Itchy Skin: Dealing With Eczema (Atopic Dermatitis)
By Nathan Rendler, MD
Atopic dermatitis is the most common type of dry, itchy skin known as eczema. It affects 10-20 percent of kids and from 1-3 percent of adults.
Patients may scratch uncontrollably leading to redness, swelling and cracking of the skin, with crusting and scaling, and even “weeping” of clear fluid. Patches of the affected skin may be widespread and the constant scratching can lead to skin damage, secondary infection and loss of sleep.
In kids, we often see this condition develop in the first year of life, and it develops in 80 percent of those affected before age 5. In infants, itchy patches are often noted on the scalp, forehead, and cheeks. Many of these younger children get better with time, but it may be a clue for the “allergic march”, with a risk for the development of allergy and asthma. Therefore, we carefully monitor for any associated wheezing and persistent congestion, and at times, test for associated food allergies, including milk products, nuts and shellfish. Controlling asthma symptoms and environmental allergies and hay fever will also help clear up the skin. If the condition doesn’t resolve early on, a childhood phase develops with skin involvement that usually appears on the inside of the elbows or the back of the knees. We often see this in older children and teens, and they may also show patches on the face, hands, feet, wrists and ankles, and neck and upper chest. With time, the patches may become discolored, scaly and thick, as well as emotionally distressing. Fortunately, the itchy skin tends to improve with time, but it may be a lifelong condition for those severely affected. For example, hand eczema is an especially bothersome form of dry skin that can become chronic and interfere with everyday activities. The use of prescription ointments and creams with frequent use of moisturizers is helpful, but it is especially important to avoid harsh soaps and irritating cleansers, and even use gloves for protection. This presents a good example of the effectiveness of combining of good medical treatment with environmental control.
While the treatment and control of atopic dermatitis may be challenging, it is very rewarding to see patients improve when we educate them and their families about controlling the condition. I recently attended a medical conference with lectures from a noted dermatologist who taught us that the use of bleach scrubs for certain challenging cases is helpful, and I’ve had some good success with this treatment. By working together with patients and their families, we look to identify and avoid allergen and environmental triggers, and develop an effective long-term treatment and prevention plan, including the use of approved corticosteroid creams and ointments, breaking the itch cycle with non-sedating antihistamines, and the use of aggressive moisturization. We can make a difference and stop the “itch cycle” in our patients with eczema.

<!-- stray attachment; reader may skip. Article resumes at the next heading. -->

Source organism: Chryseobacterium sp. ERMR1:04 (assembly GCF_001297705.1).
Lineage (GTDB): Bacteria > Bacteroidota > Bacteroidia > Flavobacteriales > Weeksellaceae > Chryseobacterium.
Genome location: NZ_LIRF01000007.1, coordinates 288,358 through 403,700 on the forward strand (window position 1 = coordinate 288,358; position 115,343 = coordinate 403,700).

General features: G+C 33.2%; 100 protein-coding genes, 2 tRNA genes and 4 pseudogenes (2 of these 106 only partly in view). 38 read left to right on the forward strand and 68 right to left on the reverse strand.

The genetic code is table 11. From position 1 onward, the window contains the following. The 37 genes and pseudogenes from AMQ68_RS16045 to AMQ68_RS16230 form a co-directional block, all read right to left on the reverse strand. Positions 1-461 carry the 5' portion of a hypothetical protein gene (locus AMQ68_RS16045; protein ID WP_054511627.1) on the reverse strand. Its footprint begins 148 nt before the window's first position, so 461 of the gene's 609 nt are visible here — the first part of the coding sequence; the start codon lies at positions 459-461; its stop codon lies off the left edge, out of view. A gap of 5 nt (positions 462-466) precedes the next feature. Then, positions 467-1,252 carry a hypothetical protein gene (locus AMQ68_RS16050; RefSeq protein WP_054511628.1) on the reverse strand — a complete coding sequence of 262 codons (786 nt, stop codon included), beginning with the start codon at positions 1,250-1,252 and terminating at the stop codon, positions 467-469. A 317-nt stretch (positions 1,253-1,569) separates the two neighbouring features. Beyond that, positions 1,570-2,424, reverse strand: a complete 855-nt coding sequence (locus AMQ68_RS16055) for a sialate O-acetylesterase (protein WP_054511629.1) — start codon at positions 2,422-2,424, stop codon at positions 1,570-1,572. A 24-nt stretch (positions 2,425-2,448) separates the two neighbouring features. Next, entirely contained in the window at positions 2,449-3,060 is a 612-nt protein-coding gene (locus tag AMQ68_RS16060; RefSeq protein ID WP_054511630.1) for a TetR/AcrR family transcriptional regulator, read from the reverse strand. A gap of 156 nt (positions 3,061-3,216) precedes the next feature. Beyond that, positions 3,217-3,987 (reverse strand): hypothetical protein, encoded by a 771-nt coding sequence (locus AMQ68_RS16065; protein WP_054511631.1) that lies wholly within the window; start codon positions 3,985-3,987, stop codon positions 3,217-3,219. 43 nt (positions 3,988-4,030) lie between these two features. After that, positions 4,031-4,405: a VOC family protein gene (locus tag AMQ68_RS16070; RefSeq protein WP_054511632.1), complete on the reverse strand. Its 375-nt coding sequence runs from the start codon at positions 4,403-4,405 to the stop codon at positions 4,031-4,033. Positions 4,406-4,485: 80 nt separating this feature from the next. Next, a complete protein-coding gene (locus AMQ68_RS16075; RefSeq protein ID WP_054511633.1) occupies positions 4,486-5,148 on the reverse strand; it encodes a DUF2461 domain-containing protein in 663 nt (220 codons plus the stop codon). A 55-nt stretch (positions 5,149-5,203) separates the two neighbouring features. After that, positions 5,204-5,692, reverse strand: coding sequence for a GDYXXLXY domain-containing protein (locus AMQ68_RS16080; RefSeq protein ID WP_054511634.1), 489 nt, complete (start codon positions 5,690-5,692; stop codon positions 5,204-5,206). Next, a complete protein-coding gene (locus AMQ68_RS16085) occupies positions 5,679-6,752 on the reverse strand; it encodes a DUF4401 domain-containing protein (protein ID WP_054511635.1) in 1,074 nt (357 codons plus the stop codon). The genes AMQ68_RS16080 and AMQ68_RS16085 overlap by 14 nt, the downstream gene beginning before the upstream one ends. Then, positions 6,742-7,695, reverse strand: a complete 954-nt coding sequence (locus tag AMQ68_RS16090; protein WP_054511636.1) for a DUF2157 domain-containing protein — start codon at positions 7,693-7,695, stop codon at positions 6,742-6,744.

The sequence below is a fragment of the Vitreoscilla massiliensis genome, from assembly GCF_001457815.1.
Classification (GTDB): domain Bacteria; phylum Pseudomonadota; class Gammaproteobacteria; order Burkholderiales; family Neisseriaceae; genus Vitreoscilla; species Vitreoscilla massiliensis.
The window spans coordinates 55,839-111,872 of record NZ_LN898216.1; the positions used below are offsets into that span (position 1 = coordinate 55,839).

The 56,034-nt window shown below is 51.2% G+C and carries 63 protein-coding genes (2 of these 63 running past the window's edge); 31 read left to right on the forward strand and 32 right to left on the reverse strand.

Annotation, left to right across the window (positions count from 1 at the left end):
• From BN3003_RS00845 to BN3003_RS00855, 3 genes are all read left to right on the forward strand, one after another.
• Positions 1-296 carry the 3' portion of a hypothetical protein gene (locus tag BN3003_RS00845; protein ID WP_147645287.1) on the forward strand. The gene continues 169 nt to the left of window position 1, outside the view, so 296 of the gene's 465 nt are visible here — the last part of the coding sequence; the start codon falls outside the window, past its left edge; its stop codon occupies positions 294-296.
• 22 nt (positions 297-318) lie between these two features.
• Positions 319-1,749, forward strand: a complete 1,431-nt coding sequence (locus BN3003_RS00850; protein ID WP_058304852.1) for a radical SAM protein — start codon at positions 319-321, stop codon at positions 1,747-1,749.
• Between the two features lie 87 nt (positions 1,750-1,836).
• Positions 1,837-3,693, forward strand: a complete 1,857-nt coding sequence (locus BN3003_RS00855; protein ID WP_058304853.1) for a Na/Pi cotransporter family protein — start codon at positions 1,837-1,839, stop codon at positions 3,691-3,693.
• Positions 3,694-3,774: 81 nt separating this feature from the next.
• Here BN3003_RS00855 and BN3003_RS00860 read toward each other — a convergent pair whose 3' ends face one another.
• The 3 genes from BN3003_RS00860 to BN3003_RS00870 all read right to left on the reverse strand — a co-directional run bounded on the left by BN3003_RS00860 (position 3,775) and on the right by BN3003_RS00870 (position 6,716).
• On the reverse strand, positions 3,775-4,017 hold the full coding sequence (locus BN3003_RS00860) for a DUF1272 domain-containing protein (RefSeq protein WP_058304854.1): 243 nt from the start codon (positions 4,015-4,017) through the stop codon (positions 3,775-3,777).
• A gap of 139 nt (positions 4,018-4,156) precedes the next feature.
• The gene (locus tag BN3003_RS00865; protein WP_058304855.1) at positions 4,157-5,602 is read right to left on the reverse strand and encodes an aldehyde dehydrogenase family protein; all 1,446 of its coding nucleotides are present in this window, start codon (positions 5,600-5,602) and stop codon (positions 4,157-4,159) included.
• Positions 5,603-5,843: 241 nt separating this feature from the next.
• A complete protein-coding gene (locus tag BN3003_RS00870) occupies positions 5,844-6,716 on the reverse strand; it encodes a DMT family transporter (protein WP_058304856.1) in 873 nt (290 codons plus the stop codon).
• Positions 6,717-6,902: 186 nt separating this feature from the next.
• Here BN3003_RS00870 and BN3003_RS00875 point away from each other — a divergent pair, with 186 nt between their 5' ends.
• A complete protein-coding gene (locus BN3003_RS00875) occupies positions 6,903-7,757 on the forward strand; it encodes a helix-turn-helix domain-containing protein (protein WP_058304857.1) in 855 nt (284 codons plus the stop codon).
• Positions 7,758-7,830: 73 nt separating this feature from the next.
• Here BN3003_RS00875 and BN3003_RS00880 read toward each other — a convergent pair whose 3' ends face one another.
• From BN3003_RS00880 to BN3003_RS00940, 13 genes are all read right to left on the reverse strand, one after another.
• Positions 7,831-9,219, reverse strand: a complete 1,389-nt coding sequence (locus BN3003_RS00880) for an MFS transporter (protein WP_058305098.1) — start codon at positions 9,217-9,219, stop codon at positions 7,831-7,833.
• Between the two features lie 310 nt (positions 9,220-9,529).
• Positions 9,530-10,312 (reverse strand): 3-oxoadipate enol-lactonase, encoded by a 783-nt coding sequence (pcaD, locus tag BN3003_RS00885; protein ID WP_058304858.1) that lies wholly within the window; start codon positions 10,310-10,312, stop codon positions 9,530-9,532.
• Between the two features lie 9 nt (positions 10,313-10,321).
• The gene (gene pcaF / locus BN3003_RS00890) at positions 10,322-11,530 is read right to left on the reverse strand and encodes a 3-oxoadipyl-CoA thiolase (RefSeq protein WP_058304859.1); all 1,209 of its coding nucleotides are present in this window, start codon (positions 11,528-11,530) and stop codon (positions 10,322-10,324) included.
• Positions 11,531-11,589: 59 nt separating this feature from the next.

Adapted from the pamphlet: Eczema/Atopic Dermatitis, a 2009 publication of the American Academy of Dermatology.
Hives in Children
By Nathan Rendler, MD
Hives, or urticaria, are localized pink swellings on the skin that are produced by histamine, a chemical released into the skin from the mast cells that lie along our blood vessels. They are usually itchy, and may occasionally burn or sting. They vary in size and are quite common in children. Up to 10-20 percent of the population will have at least one episode in their lifetime, and fortunately, most resolve quickly, but some may last for days, weeks or even longer. Occasionally, they may be severe enough to require an emergency visit for associated problems with severe facial swelling with trouble swallowing, wheezing and trouble breathing, severe abdominal pain or severe joint pain/swelling.
By definition, acute hives last less than 6 weeks, and oftentimes, a trigger can be identified and eliminated. Common foods like milk, berries, eggs, tomatoes, shellfish, nuts and chocolate may cause hives.
Any of the over the counter medications can cause hives, and a common cause that pediatricians see involves an allergic reaction to antibiotics, like penicillin and sulfa drugs. We also see hives related to bee stings, viral upper respiratory tract infections, hepatitis and occasionally from bacterial and fungal infections.
Hives that last longer than 6 weeks are considered chronic and are much rarer. It is usually much harder to identify the cause and a referral to a dermatologist or allergist may be needed, with additional blood tests or skin biopsy for diagnosis.
Other physical causes may produce hives, including sensitivity to cold, heat, exercise and pressure. Some healthy patients may even develop hives from firm stroking or scratching of the skin, and though recurrent, these causes tend to be self-limited.
Most patients respond to a short course of daily non-sedating antihistamines, but occasionally a longer course of treatment combining the use of two antihistamines may be needed, as well as the use of steroids, or even an injection of epinephrine in more severe cases. We counsel our patients that the best treatment remains working together to identify an underlying cause and eliminating it whenever possible.
Adapted from the educational pamphlet: Urticaria-Hives A 2005 publication from the American Academy of Dermatology.